City City Bang Bang, Columns

Choosing not to disbelieve

This was what my Sunday forecast for the week had to say about how to forestall some predicted health problems-“throwing sweet sugar revadis in flowing river water and burying blue flowers in a deserted place or field just a few minutes before sunset will ensure relief from adverse influences. If your spouse is also unwell, you could donate a brown cow or feed jaggery mixed with wheat every Sunday”. Now it is unlikely that one-twelfth of mankind has hunted down sweet sugar revadis or handed over brown cows to some deserving parties in the last seven days, and it is extremely likely that they continue to be in the pink of health , but the fact remains that much as I sneer at the somewhat unconventional prescription, i did read my forecast and do so pretty much every week as do a large number of readers of newspapers in the world.

This curious combination of outright disbelief that borders on the contemptuous and the hey-you-never-know accommodation is a common characteristic of our times. Nothing illustrates this better than our (now mercifully fading) obsession with Paul the Octopus (capitalised ala Catherine the Great & Conan the Barbarian) and his uncanny predictions of football results. Now there is no satisfactory explanation of his extraordinary run of accurate predictions, except a tepid-sounding recourse to the laws of probability which allow for all improbable events by labelling them as such. And even by standards of new age mysticism, where we are able to make the most extraordinary connections and accept them as logical, the ability of an octopus to tell us about who will win a game of football is eye-popping in its strangeness. Why not baseball? Why an octopus and not a tiger shark? Why of all places in the world, did Paul have to come from the Germany? Serious questions, all of these.

The dominant response to the phenomenon of a prophecy spewing mollusc has been one of amused interest. We find his uncanny run of correct predictions entertaining rather than aggravating. For most of us, Paul the Octopus belongs to an ever increasing space in our lives- a terrain that lies suspended between truth and fiction, acceptance and rejection, knowledge and faith. We choose neither to believe nor actively challenge, but make room for the possibility without feeling an overriding need for explanations. Of course, there are also more passionate believers on both sides- rationalists who fulminate at the absurdity of believing in octopi with foresight or brown cows with healing powers and the believers who see this as proof that so much lies beyond the pale of scientific understanding that such apparently absurd connections are inevitable. To this group, Paul merely proves that science knows very little.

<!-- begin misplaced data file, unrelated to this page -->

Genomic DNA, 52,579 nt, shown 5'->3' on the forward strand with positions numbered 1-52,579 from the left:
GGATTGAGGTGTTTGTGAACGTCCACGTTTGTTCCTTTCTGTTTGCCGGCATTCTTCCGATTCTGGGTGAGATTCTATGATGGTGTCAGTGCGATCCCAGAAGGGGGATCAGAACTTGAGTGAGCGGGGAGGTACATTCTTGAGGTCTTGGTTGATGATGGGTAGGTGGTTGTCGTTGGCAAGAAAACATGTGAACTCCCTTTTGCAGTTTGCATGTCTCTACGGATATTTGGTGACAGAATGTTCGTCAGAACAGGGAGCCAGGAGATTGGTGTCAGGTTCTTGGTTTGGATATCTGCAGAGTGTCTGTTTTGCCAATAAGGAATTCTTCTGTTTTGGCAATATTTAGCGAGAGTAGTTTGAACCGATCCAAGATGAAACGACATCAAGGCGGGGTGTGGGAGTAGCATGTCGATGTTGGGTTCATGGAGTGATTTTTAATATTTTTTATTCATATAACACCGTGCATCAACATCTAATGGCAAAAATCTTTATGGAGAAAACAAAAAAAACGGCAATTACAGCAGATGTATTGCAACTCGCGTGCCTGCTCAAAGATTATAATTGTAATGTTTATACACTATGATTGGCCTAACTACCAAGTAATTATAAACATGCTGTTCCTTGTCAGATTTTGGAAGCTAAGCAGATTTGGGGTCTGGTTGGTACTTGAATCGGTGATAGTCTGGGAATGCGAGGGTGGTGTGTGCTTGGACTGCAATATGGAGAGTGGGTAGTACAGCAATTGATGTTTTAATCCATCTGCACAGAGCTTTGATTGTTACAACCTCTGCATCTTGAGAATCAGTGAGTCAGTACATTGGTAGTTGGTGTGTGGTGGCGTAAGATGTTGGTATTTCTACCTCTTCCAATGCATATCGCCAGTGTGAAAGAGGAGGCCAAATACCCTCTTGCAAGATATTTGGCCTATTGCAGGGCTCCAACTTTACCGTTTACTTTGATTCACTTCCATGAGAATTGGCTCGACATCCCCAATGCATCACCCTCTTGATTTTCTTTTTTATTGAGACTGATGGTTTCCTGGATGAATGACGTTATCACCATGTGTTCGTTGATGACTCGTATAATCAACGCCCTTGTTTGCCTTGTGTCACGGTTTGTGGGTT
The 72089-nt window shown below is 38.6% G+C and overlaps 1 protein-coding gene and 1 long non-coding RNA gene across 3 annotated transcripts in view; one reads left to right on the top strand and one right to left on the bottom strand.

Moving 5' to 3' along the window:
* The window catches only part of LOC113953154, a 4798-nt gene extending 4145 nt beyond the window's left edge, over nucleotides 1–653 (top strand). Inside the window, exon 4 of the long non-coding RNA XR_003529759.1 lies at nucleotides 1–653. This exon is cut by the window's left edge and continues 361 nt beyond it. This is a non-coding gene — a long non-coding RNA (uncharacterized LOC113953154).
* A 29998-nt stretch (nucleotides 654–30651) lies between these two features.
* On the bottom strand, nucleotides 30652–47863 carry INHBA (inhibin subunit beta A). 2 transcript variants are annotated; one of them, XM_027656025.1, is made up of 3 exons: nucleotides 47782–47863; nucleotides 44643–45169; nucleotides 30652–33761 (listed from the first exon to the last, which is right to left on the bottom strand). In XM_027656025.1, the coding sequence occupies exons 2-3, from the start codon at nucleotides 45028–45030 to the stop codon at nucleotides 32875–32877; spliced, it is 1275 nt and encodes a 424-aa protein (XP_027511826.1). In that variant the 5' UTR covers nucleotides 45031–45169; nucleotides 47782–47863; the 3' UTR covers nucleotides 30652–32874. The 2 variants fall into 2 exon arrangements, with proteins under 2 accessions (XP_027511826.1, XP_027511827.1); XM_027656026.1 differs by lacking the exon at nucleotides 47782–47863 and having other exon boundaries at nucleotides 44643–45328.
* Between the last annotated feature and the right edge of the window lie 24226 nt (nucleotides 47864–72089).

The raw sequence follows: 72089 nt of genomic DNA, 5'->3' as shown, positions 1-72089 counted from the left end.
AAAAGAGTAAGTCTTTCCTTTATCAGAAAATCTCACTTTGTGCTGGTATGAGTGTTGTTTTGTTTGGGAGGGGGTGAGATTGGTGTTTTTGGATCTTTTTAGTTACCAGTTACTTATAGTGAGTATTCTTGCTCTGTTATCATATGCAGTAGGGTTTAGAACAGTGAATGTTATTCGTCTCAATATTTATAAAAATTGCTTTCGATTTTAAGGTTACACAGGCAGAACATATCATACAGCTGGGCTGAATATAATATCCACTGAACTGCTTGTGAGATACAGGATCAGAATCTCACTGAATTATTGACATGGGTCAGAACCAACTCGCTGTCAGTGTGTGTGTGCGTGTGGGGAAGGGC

And Paul is not alone. In a world otherwise dominated by technology and the goodies brought to us by science, we find it very easy to believe in a large number of phenomena that lie outside the pale of conventional science. Reiki, magnet therapy, aromatherapy, vaastushastra, numerology are part of a growing tribe of alternative ways of controlling the immediate world we inhabit. We do not for most part see the conflict between believing in getting the vastu checked out in a new house that we buy while continuing to otherwise in all things scientific. If anything, there is a growing fascination for the ‘alternative’ and an easy acceptance of possibilities that science emphatically rules out.

At its heart, we are able to detach action from belief. We don’t need to believe in something in order to act by its rules. Why not give reiki a shot, even though one may not really believe in or understand its precepts? Increasing our interest lies in the outcome, and the process is seen to be a technical detail of interest only to the practitioner of the craft. Science becomes craft, belief becomes expectation, and outcomes become products one can shop for. Like in the case of a product or technology where we don’t need to get into the innards of what makes things work, equally in the case of new age prescriptions, we have little interest in the principles that lie within each discipline. We adopt a cut-paste view of reality where we seek to transfer good outcomes to our personal contexts. We implicitly embrace a position of disembodied empiricism, a belief in the ‘he wore this ring on the index finger and his business flourished and who am I to know better’ school of causality which looks upon events only through a lens of personal needs. The overriding interest is in oneself, not in the means adopted. So if conventional medicine fails, let us try something else, and if that too gives up, there’s always a ring one can wear and a cow one can appease.

Sandwiched between an overwhelming regard for oneself and an inability to control one’s circumstances with the precision one seeks, we are looking for newer technologies of the self. New age beliefs may or may not be science but they certainly in technologies in that they seek to manipulate the world around us in order to give us outcomes we desire. And if that means suspending disbelief about astrologically enabled aquatic animals, so be it.

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